U.S. stocks were trading down Thursday morning as investors look to overnight drops in Europe and await a speech later today from U.S. Federal Reserve Chair Janet Yellen that could offer the latest clues on when the U.S. will begin increasing interest rates for the first time in years. Meanwhile, new data released before markets opened showed orders for long-lasting goods dropped in August on a stronger U.S. dollar, which impacts exports, and a pullback of investment in energy operations on low oil prices.
The Dow Jones Industrial Average (INDEXDJX:.DJI) shed 213.02 points, or 1.31 percent, to 16,067. The Standard & Poor's 500 index (INDEXSP:.INX) lost 23.43 points, or 1.21 percent, to 1,915. The Nasdaq composite (INDEXNASDAQ:.IXIC) dropped 61.63 points, or 1.30 percent, to 4,691.
All 10 major sectors were in the red Thursday morning, led by industrial companies and firms that supply raw materials. Utilities and telecommunications companies were down less than 1 percent. Caterpillar Inc. (NYSE:CAT) plunged nearly 7 percent to its lowest price in five years after the construction and mining equipment maker lowered its sales forecast and said it could cut up to 10,000 jobs. The news pulled down industrial stocks.
The U.S. Commerce Department said Thursday a key indicator of business investment, orders for durable goods, fell 0.2 percent in August after gaining 1.2 percent in July. Demand for aircraft and automotive parts dropped while energy companies continued to reel back on investments amid low prices and demand for crude. Orders for computers plunged 5.7 percent last month though demand for industrial machinery gained 1 percent.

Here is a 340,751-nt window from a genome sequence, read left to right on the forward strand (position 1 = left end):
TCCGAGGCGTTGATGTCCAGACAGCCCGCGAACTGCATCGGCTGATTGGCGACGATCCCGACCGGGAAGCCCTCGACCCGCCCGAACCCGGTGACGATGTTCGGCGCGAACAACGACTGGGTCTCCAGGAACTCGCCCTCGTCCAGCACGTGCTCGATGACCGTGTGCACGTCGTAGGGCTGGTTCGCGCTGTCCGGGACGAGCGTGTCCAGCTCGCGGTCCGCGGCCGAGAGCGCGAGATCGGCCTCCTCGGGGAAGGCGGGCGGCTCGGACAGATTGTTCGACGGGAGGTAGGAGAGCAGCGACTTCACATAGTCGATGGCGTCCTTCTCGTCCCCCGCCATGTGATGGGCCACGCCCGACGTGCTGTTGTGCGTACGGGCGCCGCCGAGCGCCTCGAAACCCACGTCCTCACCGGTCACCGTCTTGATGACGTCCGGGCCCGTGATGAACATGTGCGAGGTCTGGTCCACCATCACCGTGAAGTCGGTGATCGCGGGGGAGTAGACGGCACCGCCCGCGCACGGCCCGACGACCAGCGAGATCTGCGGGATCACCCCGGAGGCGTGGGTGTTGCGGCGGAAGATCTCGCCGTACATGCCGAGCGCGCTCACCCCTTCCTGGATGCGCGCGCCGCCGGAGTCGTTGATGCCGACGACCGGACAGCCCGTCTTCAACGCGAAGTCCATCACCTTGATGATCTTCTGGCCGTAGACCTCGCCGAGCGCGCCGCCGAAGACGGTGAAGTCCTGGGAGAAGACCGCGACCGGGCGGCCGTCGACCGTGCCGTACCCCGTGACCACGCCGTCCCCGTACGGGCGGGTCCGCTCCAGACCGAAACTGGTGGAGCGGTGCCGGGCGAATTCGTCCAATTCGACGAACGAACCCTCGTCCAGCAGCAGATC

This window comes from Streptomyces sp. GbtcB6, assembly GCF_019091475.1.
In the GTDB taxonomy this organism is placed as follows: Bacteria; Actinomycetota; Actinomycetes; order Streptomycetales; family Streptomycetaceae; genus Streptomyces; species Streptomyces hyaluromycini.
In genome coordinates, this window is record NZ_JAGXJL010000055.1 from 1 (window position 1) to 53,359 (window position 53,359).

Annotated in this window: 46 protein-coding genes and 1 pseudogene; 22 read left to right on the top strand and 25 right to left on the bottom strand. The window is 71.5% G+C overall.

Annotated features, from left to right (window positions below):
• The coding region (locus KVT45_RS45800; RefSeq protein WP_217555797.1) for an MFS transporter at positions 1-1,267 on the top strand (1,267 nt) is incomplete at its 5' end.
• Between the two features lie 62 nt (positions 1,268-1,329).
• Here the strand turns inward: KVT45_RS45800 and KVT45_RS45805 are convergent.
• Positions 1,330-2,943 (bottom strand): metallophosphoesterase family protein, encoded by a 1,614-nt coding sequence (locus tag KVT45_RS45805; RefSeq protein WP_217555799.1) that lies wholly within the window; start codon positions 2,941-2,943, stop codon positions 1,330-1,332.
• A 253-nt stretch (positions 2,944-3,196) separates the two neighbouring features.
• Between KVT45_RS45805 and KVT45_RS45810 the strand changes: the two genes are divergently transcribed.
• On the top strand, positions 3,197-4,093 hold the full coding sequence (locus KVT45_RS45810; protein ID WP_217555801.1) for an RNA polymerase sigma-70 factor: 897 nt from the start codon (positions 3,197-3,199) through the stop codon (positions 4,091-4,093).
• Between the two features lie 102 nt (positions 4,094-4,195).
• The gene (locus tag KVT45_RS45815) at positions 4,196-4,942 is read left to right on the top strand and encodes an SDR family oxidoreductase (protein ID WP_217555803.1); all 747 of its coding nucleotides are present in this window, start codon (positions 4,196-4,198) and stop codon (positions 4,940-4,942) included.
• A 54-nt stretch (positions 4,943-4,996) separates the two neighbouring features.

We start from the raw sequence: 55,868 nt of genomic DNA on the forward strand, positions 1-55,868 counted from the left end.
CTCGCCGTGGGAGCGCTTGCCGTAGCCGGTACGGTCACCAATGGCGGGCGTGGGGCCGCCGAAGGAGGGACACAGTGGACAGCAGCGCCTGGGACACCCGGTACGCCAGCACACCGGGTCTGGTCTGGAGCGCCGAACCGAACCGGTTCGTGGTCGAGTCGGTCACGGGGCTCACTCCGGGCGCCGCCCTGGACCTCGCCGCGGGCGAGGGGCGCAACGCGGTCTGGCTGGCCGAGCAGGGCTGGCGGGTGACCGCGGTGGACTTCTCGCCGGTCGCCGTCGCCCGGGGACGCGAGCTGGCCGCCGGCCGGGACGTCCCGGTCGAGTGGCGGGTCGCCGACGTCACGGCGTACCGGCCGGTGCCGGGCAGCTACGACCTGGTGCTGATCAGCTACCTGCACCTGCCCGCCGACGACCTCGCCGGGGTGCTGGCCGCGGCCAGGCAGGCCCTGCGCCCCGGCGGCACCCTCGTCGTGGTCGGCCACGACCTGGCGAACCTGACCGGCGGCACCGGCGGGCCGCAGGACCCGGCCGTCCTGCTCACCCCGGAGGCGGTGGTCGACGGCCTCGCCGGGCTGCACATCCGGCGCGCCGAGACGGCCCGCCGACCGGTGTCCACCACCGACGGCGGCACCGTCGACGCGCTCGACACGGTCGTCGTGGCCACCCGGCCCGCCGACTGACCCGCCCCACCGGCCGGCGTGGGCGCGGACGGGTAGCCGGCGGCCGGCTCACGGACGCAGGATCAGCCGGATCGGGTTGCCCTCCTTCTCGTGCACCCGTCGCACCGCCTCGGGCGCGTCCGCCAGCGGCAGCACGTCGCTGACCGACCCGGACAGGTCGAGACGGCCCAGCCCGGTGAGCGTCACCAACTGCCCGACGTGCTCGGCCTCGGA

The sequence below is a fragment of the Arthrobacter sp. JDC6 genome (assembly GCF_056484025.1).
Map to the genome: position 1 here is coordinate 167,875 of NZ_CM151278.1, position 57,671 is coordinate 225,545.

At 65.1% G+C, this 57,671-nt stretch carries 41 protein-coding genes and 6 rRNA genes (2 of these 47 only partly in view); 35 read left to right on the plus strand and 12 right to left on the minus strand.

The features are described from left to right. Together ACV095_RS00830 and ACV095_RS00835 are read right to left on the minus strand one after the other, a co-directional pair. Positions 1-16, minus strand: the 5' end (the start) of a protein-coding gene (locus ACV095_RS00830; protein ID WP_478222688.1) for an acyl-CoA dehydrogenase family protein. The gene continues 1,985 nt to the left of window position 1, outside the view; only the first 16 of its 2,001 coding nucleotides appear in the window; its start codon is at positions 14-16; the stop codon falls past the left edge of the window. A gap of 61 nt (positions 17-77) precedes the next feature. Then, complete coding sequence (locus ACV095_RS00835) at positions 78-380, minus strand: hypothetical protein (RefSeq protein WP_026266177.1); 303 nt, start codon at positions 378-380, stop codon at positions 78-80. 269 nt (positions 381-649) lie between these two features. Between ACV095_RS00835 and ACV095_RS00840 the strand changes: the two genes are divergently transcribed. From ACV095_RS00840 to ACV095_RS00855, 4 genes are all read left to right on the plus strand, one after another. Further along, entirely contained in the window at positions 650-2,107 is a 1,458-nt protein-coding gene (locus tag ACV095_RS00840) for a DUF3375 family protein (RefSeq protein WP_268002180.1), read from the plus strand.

Fed Chair Janet Yellen will speak Thursday evening at the University of Massachusetts about inflation and policy, a week after the Fed surprised markets by holding interest rates at historic lows, raising concerns about the health of the global economy.
Asian stocks were mostly down, led by a 2.76 percent drop of Japan’s Nikkei 225. Japanese telecommunications and Internet giant Softbank Group Corp. (TYO:9984) led declines in Tokyo, dropping 6.3 percent as its major holdings, including China’s Alibaba Group, tumbled. Japanese automotive suppliers, like NGK Insulators Ltd. (TYO:5333), dropped amid a widening emissions-rigging scandal at Volkswagen AG, the world’s largest automaker. Hong Kong’s Hang Sen closed down 0.97 percent while the mainland’s Shanghai Composite Index gained 0.86 percent, suggesting a recent massive sell-off may be over, for now.
Europe’s major indexes were all heading to a red close on Thursday amid volatility in automotive, raw materials and industrials. London’s FTSE 100 Index was down 0.68 percent while the German DAX and French CAC 40 dropped 1.91 percent and 1.76 percent, respectively.
Oil prices were down Thursday after U.S. data released Wednesday showed a larger-than-expected buildup of U.S. gasoline stocks and tepid demand following the end of the summer holiday driving season. West Texas Intermediate crude, the benchmark for U.S. oil prices on the New York Mercantile Exchange, lost 0.63 percent to $44.20 per barrel for November delivery. On the London ICE Futures Exchange, Brent crude for November advanced 0.10 percent to $47.70 a barrel.